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> I've got some problem with inputenc package.

Your problem is mainly due to badly set up encoding specific commands.

> We use two ways to translate the input encoding (koi8-r) into TeX's internal encoding
> (LCY):

The main idea of the inputenc/fontenc system is that you do *not*
translate directly from the input encoding to the font encoding.
LaTeX's internal encoding for all such constructs should be a portable
7-bit form such that it may be read back at some other part of the
document (perhaps via the .aux file) where a potentially different
encoding is in force.

So for example in French you may type the latin-1 character <e-acute>
but that will be translated by inputenc to \'{e} and passed in that
form to the aux file etc, and finally when typeset converted to the
convention of the font encoding in force at that time, which may be
Cork (T1) in which case it will essentially be converted back to the
original character, or it may be OT1 in which case it will use \accent
or whatever. Note that the *same* input text may be converted in two
different ways, a heading might be typeset in T1 in the table of
contents, but in OT1 in the display heading (perhaps in a special font
not available with the composite letters needed to encode to T1).

In your case your input has been directly converted to the final
font encoding. When read back from the .aux file, these codes are
assumed to be an input encoding and so everything breaks.

> \DeclareInputText{"0E1}{\CYRA}

That is OK but any command used as an input text must be ***robust***
and in your case you want it to be specific to koi8 (or alt, or LCY,
or whatever)

so

> (because the definitions of russian letters in Babel package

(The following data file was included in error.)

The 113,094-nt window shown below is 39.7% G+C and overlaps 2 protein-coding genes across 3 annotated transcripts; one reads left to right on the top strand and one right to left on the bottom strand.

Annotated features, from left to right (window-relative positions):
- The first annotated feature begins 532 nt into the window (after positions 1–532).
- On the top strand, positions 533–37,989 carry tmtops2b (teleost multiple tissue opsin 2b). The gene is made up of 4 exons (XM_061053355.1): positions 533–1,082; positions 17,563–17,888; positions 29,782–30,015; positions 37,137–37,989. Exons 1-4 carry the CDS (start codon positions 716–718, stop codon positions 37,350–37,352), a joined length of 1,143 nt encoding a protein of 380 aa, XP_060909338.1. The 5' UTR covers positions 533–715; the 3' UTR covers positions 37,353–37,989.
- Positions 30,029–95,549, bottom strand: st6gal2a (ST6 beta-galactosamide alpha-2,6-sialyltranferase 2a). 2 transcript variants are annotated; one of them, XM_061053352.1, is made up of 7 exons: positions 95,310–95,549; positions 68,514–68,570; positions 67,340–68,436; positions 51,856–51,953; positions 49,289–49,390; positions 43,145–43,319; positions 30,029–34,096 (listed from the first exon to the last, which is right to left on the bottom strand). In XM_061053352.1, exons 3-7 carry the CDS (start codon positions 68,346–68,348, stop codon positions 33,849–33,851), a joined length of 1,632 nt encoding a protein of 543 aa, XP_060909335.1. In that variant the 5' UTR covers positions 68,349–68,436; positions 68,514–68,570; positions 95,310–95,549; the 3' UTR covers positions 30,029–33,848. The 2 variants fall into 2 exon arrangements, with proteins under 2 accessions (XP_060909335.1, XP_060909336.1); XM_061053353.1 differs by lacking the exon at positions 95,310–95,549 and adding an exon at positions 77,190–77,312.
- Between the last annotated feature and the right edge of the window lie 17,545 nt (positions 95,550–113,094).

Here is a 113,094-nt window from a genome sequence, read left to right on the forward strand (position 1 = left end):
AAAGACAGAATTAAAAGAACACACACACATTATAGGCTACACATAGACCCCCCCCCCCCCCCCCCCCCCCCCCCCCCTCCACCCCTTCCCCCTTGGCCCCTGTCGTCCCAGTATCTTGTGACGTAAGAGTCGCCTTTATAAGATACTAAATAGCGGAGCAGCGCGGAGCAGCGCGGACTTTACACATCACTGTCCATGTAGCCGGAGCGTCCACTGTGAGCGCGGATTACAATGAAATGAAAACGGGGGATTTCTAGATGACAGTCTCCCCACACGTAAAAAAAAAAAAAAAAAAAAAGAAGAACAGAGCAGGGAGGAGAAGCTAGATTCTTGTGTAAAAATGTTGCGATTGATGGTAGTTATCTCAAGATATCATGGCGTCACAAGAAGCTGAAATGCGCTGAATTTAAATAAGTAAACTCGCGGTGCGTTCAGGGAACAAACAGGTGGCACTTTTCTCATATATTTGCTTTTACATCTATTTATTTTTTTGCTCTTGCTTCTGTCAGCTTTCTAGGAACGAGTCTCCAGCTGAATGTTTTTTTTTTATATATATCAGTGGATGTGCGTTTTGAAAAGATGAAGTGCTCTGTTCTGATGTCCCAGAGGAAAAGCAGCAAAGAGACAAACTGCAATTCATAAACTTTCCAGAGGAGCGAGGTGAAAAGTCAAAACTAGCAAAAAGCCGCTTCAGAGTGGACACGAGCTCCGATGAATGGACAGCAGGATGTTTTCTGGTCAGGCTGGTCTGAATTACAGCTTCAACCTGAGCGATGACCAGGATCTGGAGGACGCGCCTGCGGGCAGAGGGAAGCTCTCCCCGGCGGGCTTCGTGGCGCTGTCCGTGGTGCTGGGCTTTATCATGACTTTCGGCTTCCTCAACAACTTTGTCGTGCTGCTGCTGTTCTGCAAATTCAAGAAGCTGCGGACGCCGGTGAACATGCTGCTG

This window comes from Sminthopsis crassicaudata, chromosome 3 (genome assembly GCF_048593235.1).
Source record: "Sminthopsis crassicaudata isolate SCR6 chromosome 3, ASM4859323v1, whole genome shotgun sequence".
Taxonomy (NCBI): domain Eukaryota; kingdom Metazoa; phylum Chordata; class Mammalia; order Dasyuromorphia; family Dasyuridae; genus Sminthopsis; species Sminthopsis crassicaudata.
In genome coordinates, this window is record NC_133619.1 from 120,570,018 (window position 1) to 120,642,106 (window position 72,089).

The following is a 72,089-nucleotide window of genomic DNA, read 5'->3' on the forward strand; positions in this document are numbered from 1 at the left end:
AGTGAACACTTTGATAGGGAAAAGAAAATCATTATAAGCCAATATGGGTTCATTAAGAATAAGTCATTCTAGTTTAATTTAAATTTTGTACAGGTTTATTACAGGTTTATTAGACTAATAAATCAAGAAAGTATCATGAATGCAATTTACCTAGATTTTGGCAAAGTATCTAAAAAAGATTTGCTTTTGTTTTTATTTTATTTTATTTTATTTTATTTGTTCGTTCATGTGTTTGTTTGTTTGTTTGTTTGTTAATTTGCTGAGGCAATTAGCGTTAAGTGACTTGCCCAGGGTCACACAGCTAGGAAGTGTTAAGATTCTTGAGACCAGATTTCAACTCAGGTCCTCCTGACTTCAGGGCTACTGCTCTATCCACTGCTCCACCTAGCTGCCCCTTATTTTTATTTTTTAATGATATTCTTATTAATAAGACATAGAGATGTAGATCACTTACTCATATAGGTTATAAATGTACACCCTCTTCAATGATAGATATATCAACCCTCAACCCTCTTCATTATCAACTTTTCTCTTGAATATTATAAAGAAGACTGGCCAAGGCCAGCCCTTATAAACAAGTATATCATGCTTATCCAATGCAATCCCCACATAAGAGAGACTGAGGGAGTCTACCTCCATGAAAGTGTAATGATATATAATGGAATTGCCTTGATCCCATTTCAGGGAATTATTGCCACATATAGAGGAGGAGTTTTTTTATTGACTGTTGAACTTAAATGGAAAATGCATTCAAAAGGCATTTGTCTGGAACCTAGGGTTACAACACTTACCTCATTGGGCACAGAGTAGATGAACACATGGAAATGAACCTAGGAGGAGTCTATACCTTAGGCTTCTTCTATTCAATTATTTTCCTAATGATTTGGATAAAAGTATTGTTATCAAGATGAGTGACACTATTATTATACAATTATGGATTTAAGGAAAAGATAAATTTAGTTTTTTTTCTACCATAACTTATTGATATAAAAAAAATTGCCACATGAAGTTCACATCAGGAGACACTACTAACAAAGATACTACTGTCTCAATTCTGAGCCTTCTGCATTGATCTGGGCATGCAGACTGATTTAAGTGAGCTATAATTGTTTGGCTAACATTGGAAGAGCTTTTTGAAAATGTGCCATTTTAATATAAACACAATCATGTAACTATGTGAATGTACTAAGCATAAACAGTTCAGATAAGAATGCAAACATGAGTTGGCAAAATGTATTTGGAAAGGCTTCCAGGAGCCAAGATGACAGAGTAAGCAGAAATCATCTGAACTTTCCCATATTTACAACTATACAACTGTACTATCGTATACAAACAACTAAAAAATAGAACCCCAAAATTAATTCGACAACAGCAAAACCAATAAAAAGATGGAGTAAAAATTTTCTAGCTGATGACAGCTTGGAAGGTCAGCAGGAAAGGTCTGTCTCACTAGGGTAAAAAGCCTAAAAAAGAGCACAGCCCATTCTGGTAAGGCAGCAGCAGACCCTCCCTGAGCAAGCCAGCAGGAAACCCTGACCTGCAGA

> have the form \def\CYRV {^^82}).

these are incompatible with inputenc, you want an encoding specific,
and in particular, robust, definition,

\DeclareTextSymbol{\CYRV}{LCY}{198}
...

(compare the definitions of \ae \ss and friends in t1enc.def.

Note that any mechanism that makes high' characters of type letter'
rather than active' pays a very high price. It then forces the input
and font encodings to be the same. This means that any document, or
package or macro set written by a user of say KOI8 encoded fonts can
not use any macros written by users of other Cyrillic font encodings,
so the TeX community is fragmented and portability is destroyed.
If PC users had insisted on having catcode 11 slots so that they could
use \ss or \'e in macro names, then any such macros would have been
unuseable (or unreadable) on Macintosh, unix, Windows, ...
Fortunately they did not do this and they restriced to a portable
7bit set for command names. I strongly urge Russian users to do the
same. I accept that it is easier to do without \ss in German
than it is to do without the Cyrillic alphabet in Russian. There may
be possibilities to improve this situation, but I am just trying to
explain some of the thinking behind the current design, and the
reasons why the current mechanisms do not support the use of 8bit
characters in command names.

In an earlier message you suggested the use of emtex style code pages
for this kind of translation. The main argument against these is not
that they are emtex specific, but rather than they are bad in
principle as they totally break document portability. The document is
designed to run just with one specific input filter, but it carries
another emtex site. A similar feature was considered for web2c7 (see
some messages on this list earlier this year) but fortunately these
possible to speed up the process by freezing' the definitions,